Concerning these Cutler-Hammer motor starters for supply/exhaust air fans - I looked at three starters including the one that we replaced the transformer in. I checked the VA, current on the secondary of the transformer, fuse size on the secondary and checked operating temp with a FLIR IR scanner.
The current on the secondary was 0.4 amps for the two comparison starters and 1 amp on the starter with the new transformer (I measured 1.8 amps prior but that was on the load side of the fuse - need to double check that).
The fuse size varied from 2A-3A @ 250V.
The transformer size varied from 100VA to 125VA.
The operating temp for the new 100VA transformer that I put in a week ago was 50 degrees Celcius. in one of the comparison starters there was an identical 100VA transformer, age unknown, that measured 82 degrees Celcius (plus I noticed that some of the various conductors insulation was cracked to the point you could see the copper showing through). The third control transformer was the 125VA and it had temp of 75 degrees Celcius.
After a little research I now understand that these starters are mid 70's vintage. I am suggesting that we start going through all of these starters and do some upgrading hopefully before another one fails.
I tend to agree with Greg on fuses providing better protection for certain loads.
And, yes by all means someone is supposed to check to determine why the fuse blew, or the breaker tripped. This is dependent on way too many variables to discuss now. Back in the days of Edison base plug fuses, you would learn really quick to check the loads before you screwed in a new fuse. The same for <30 amp 250 volt cartridge fuses with the line side still 'hot'. Today we have 'finger safe' fuseholders, and plug fuses are mostly artifacts.
I once showed an apprentice class that I was doing a slide of the various fuse amperage, and fuse types. There were some heads spinning. Not just the standard 'sizes' within the NEC, but the 'stock' sizes from the mfg.
#218607 - 07/08/1708:14 PMRe: Control transformer - burn up from excess current?
When a contactor is first energized, before it pulls in, it draws many times it's running current. When it is fully pulled in and the magnetic parts are in contact, the completed magnetic circuit limits current to the coil.
If movement of the contactor is restricted or the voltage drops below the level that will pull the contactor in, the coil draws too much power and the fuse will blow, or the coil will burn out or, maybe, both.
Perhaps someone increased the size of the fuse because the contactor wasn't pulling in fast enough and the fuse was blowing. Another good reason to increase the size of a fuse is because the electrician ran out of smaller fuses and forgot to go back to correct the temporary fix.
I also agree with Greg and John about getting better protection with proper fusing selection. My pet peeve on many time - current curves, is that they run out of time. I like to see curves where the fuse will actually blow near its rating. For instance, I have an FRN-R 60A fuse. When will it blow??? I pull out the Bussmann curves and page 4 tells me that it should blow in a second at over 750 amps. Hey look, it should blow in 10 minutes at around 90 amps. So why don't they tell me when it should blow at anything less than 150% of its rating?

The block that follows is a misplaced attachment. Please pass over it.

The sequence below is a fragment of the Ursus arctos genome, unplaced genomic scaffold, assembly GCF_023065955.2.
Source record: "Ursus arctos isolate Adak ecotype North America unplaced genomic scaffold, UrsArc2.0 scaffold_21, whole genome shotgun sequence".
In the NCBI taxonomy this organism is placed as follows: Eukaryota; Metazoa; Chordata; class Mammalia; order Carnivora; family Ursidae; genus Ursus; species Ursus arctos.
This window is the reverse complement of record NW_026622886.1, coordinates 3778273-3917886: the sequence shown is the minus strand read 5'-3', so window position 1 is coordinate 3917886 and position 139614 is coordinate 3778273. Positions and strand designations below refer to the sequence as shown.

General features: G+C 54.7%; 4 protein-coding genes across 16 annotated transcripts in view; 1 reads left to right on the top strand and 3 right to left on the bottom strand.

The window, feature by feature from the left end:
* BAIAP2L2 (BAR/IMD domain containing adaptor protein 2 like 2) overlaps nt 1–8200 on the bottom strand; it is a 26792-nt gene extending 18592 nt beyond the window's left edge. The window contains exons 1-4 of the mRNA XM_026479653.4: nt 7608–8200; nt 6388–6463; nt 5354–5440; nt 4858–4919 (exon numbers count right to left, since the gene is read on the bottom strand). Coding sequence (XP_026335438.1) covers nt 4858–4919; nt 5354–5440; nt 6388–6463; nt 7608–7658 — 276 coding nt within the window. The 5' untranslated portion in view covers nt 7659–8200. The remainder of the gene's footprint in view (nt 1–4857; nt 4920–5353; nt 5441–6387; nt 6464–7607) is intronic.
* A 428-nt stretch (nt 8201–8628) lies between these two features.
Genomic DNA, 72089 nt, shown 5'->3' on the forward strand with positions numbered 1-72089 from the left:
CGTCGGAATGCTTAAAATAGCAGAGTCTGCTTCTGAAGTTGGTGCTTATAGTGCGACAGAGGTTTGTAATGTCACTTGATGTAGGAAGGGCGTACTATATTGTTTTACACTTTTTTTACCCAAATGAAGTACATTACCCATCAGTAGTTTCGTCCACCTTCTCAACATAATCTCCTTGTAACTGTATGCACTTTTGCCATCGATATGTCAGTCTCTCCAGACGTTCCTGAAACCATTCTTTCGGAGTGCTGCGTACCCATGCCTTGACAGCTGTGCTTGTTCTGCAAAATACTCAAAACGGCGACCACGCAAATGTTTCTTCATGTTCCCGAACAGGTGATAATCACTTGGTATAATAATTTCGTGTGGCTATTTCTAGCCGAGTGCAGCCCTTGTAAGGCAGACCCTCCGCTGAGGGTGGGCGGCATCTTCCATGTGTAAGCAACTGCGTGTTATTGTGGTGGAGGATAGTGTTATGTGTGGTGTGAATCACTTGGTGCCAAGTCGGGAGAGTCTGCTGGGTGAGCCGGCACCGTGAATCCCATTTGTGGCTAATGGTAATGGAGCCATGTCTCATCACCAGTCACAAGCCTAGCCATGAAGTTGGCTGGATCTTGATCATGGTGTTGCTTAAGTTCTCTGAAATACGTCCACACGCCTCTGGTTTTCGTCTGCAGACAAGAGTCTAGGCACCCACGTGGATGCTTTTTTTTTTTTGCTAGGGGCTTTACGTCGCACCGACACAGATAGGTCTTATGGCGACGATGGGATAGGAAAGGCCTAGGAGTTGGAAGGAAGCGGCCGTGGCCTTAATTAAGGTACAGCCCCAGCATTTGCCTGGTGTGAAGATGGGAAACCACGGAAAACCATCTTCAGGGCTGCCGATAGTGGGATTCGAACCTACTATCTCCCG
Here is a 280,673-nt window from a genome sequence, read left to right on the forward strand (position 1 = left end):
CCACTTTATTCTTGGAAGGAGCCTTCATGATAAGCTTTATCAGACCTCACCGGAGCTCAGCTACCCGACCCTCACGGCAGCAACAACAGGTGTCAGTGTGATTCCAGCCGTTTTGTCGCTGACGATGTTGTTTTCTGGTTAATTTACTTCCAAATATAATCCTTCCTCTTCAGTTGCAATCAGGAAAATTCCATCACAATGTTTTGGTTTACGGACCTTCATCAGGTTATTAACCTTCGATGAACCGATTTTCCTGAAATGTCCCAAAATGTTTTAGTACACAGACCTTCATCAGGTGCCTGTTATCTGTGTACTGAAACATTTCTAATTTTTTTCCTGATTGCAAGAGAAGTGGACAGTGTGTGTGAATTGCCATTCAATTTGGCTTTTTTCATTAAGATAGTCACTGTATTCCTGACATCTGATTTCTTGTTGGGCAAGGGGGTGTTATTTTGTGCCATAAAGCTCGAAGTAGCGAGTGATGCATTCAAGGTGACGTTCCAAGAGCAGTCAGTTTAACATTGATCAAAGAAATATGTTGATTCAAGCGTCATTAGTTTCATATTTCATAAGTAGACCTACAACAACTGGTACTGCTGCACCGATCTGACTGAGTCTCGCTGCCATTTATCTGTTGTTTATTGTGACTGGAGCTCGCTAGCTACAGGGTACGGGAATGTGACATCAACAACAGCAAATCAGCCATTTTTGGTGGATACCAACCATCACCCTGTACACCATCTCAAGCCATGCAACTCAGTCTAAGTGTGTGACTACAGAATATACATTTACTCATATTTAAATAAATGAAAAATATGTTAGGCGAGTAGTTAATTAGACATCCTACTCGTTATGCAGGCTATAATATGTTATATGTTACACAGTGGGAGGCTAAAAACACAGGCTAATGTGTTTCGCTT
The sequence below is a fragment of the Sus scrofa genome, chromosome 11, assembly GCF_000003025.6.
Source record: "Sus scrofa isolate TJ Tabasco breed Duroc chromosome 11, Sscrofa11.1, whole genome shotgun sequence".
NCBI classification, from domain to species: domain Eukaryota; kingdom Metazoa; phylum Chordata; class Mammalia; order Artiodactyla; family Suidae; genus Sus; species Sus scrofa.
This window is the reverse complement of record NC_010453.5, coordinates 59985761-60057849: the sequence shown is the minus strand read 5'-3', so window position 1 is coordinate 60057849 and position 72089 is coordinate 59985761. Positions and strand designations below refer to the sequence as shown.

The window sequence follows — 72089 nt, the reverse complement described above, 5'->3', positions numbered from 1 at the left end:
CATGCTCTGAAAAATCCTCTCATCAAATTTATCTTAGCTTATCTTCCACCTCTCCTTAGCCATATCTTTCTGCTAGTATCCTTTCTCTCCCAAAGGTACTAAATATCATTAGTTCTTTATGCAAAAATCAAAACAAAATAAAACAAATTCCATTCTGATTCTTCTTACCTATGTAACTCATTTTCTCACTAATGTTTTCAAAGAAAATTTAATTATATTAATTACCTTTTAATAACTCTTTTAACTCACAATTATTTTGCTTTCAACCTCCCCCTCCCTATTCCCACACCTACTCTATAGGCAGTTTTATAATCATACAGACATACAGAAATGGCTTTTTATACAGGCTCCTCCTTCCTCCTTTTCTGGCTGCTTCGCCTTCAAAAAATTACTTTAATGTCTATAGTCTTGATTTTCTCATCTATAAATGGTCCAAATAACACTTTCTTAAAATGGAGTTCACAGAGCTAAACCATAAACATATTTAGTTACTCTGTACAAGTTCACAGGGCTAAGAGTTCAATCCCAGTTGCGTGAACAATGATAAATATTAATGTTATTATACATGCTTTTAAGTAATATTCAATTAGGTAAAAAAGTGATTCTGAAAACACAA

Looking at different families of curves, you see how you can easily get into more trouble with the same amperage rating of a different type fuse, than with a close rating of the same type of fuse. Joe
#218609 - 07/09/1704:07 PMRe: Control transformer - burn up from excess current?
After doing a fair bit of leg work I inquired with my boss about the possibility of upgrading these old C/H starters with new combination starters. They gave the green light and right now I am looking at a quote for two Eaton combination starters with electronic overloads. I do not have experience with electronic overloads so I've been researching the subject. It appears to me that there are several advantages over bimetallic overload relays. Beyond these advantages I started looking into the additional communication module that was not a part of the original quote. I like this option but I wonder how far to take this upgrade. The existing starters that I would like to replace are all for 600V building supply/exhaust fan motors. Obviously these are critical to the function of the building and fire safety. So if you have the option to exit the dark ages of monitoring and control and can now enter the modern era why would you not proceed that direction? Basically what I am asking is can anyone give some of their own thoughts on the pitfalls of going high tech for this application?
A malfunction at the junction
#218647 - 07/20/1709:09 AMRe: Control transformer - burn up from excess current?
First you need to figure out if you have any need to continuously monitor whatever the starter is doing. Then you need to know if you have the capabilities to monitor it. Then you need to see if you have a way to connect everything up.
If the salesman talks you into buying the communications node he won't tell you that you now need to buy a SCADA system...even if there's only 1 thing to monitor. Then after you have the new starters and the new SCADA system you need to run wiring (or fiber) to connect things together.
My first question is "since we have never monitored this before why do we need to now"? If there's no good reason to monitor it in real time the communications option is just a waste of money.
#218649 - 07/20/1709:20 AMRe: Control transformer - burn up from excess current?